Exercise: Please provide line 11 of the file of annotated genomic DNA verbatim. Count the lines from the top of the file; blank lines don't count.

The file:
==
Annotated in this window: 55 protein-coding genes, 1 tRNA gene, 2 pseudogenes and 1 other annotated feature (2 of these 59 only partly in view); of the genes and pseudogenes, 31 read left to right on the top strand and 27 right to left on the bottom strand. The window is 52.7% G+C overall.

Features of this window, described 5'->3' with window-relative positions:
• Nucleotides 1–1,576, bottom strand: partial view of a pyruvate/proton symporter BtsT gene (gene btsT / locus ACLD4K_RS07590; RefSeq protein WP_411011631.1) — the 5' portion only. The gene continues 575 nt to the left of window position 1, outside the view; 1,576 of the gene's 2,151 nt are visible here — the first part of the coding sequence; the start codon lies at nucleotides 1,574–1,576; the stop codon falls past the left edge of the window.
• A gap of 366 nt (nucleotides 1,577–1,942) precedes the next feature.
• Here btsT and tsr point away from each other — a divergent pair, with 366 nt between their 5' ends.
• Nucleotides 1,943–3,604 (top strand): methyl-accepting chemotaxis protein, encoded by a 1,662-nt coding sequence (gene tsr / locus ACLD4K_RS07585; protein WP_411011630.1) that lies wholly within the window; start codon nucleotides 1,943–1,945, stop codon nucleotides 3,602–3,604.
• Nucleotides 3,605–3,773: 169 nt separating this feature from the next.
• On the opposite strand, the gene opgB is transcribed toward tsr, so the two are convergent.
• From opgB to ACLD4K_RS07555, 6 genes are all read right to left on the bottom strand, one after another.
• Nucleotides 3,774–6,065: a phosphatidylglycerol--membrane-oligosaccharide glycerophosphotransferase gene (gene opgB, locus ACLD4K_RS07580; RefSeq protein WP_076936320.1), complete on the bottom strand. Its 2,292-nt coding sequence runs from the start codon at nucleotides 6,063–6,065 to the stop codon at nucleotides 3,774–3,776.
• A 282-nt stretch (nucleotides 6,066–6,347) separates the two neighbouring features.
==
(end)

• A 282-nt stretch (nucleotides 6,066–6,347) separates the two neighbouring features.